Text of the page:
June Gardening Tips for Oklahoma – Daily Ardmoreite


Pat Neasbitt Master Gardener

June is such an amazing month in the Oklahoma garden. Everything grows, including lots of weeds. The following tips will help you ensure that your garden is beautiful and healthy.

General landscape

• Mulch ornamentals, vegetables and annuals to reduce soil crusting, regulate temperatures and slow moisture loss during hot summer temperatures and drying winds. Mulching will reduce summer yard maintenance by up to 80 percent. This means more time to enjoy your garden instead of just working on it.

· Control aphids on crape myrtles and spider mites on tomatoes with a strong stream of water from the hose. Be sure to get under the leaves where they are trailing. Spider mite damage can be seen as foliage that turns pale and mottled. Shake a branch on a piece of white paper and watch for tiny red dots moving around.

• Watch for the first generation of fall moths and remove the webs with a long stick or pruner to break the web and expose the worms for the birds to tend to.


• Fertilize warm season grasses, if necessary, at the rate of 1 lb of nitrogen per 1000 square feet. Do not fertilize fescue and other cool season grasses during the summer.

• Seeding of warm season grasses should be completed by the end of June (until July for improved varieties such as Riviera and Yukon) to reduce winter losses. The OSU fact sheet (HLA-6419) will provide detailed information on sowing grass.

• Those disgusting white grubs you find while rummaging through your garden are future beetles. They eat the roots of plants, including lawn grasses. I throw them on the floor or put them on the feeder for a tasty treat for the birds. Beetles are attracted to lights at night, so turn off all outside lights, if possible.

Fruits and nuts

• Renovate overgrown strawberry beds after the last harvest. Start by setting your lawnmower to its highest setting and mow the foliage. Then thin crowns spaced 12 to 24 inches apart. Apply recommended fertilizer and keep watered. OSU Fact Sheet (HLA-6214)

Trees and Shrubs

• Strong and unwanted branches should be removed or shortened on newly planted trees. Watch for forks in the main trunk and remove the less desirable trunk as soon as it is noticed. OSU Fact Sheet (HLA-6415)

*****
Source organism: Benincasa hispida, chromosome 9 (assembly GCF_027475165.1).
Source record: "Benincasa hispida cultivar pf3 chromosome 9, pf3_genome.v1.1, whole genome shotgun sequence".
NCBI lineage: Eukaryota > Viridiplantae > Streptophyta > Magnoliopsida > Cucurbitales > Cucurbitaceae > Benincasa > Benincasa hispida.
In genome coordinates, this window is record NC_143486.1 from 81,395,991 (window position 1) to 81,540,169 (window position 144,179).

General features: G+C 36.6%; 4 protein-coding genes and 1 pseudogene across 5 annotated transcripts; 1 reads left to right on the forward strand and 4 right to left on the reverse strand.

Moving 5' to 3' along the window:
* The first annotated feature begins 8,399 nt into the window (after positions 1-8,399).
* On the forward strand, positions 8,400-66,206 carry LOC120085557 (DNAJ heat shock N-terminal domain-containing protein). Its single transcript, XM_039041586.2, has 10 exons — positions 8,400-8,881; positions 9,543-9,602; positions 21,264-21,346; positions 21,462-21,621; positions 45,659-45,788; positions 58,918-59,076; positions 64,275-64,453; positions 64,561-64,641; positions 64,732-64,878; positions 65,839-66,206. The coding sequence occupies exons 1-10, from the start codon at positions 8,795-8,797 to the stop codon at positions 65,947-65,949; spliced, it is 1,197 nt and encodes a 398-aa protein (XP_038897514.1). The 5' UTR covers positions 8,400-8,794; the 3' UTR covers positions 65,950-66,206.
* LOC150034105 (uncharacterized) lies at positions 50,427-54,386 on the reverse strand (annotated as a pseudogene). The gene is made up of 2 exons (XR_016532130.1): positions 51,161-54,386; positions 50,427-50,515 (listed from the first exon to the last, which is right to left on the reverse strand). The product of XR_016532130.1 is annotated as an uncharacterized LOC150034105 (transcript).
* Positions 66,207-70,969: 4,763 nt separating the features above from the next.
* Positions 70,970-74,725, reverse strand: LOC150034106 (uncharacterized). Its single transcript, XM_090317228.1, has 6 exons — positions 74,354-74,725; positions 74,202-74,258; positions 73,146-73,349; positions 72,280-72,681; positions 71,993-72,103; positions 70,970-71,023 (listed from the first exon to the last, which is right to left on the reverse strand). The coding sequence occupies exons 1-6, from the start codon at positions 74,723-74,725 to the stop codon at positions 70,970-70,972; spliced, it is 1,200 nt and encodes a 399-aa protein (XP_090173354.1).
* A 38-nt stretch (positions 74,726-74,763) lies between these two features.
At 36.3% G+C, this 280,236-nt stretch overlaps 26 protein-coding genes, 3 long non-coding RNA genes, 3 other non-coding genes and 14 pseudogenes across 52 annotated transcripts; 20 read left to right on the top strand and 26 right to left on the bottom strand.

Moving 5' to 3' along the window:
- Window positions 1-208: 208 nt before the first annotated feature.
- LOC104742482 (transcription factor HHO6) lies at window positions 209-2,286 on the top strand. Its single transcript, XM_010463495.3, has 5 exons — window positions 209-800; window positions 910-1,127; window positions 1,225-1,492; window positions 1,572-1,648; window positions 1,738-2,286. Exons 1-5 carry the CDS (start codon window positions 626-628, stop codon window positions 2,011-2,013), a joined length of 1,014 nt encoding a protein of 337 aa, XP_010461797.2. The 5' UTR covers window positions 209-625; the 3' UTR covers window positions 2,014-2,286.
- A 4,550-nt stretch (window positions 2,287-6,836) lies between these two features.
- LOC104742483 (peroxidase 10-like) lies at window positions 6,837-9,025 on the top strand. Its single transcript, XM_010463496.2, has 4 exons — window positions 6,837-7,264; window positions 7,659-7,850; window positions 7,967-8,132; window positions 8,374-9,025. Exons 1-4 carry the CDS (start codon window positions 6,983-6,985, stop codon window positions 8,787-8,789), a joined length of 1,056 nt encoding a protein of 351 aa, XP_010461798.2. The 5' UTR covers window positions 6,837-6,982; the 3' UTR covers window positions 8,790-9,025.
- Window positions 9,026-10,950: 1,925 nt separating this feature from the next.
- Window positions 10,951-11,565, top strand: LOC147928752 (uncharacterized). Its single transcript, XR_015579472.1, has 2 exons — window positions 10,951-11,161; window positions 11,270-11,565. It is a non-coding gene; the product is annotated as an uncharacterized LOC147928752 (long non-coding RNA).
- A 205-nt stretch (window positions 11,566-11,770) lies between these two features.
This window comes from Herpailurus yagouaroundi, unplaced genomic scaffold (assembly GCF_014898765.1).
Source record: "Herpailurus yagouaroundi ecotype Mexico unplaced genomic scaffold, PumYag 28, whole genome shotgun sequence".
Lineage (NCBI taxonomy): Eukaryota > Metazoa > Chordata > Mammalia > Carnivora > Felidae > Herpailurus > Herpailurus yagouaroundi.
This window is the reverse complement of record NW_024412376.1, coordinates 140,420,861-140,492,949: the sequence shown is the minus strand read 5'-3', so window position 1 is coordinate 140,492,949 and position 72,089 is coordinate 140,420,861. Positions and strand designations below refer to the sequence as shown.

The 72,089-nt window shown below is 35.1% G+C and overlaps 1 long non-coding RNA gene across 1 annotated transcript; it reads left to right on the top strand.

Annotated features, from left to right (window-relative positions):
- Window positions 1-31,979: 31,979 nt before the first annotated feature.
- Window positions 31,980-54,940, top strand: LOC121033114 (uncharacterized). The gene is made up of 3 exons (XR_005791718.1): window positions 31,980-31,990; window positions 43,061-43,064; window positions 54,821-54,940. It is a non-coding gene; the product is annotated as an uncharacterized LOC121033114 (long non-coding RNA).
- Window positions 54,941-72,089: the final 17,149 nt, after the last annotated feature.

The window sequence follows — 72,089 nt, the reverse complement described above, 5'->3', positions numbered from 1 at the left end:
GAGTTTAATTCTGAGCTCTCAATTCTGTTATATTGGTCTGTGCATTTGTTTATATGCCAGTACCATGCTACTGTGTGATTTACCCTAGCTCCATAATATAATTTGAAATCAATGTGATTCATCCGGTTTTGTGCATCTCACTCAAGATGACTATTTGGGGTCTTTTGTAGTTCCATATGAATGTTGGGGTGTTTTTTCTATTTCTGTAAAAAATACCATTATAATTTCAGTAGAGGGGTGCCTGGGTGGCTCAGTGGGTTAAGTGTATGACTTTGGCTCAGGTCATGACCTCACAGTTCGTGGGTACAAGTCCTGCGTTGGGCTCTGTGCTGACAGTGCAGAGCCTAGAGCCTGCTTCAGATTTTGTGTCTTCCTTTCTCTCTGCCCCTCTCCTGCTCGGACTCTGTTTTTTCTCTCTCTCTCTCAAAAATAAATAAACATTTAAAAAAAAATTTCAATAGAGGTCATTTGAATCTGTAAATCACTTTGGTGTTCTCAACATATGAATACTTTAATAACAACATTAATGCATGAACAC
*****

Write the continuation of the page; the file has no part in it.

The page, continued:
• If you are treating pines for pine needle disease, it is time for another treatment.

• Remove tree wraps during the summer to avoid potential disease and insect buildup. Leave lower branches on young trees to protect against sunburn and to speed trunk growth. Plastic, perforated, and stretchy tree wraps are the only ones that should ever be used from March through November, and they can help somewhat protect young trees from damage from lawnmowers and weed eaters.

• Don’t make “mulch volcanoes” around your trees. They defeat the purpose of applying mulch because the water will run off the roots instead of being directed towards them. Mulch built up against the trunk will invite disease and insects and can kill your trees. It is an excellent home for mice that nibble the bark; and it looks really silly, especially if the fake dyed red mulch is used – it looks like giant red anthills.

• Softwood cuttings from new growth of many shrubs will root if propagated in a moist, shady location.

• Rose Rosette Disease (RRD) is a virus spread by the tiny eriophyid mite. Signs of Rose Rosette are disfigured bright red new growth (different from normal red new growth), rapidly elongated stems, and witches’ brooms, which are sections of multiple red stems with deformed leaves covered with a large number of thorns. Currently, there is no known cure for this disease other than digging up and destroying the entire plant. If it only affects one branch, you can try cutting it past the deformed area and throwing it in a plastic trash bag. Be sure to rake up all dead leaves and debris from under the roses. The easiest way to prevent the disease from spreading is to plant roses in different areas of the landscape instead of grouping them in one area or planting them in a hedge. Monoculture, consisting of many plants together of the same species, is an invitation to disease and insect damage.


• Remove the flower stalks from coleus, caladiums, lamb’s ear and basil before the buds open. This will promote the growth of new leaves.

• Indoor plants can be moved outdoors this month. Sink the pots in a cool, shaded garden bed to prevent them from drying out too quickly.

• Water container plants and hanging baskets often. Monthly fertilizing with seaweed extract, fish emulsion or compost tea will keep them flowering. A time-release fertilizer is also useful for container plantings.

• When cutting fresh roses or removing spent roses, cut them into leaflets facing away from the bush to promote open growth, good air circulation and continuous flowering. Deadhead for continuous flowering.

• Top annuals and perennials to keep them blooming well into the fall.

· Dig up, divide and replant spring bulbs that have become too numerous.

• During the summer, soil moisture is essential for good crop production. The best way to retain moisture is mulching. A good mulch not only retains valuable moisture needed for plant growth, but also improves overall gardening success. Mulches work best if they are 3 to 4 inches deep, depending on the material used. Happy gardening!


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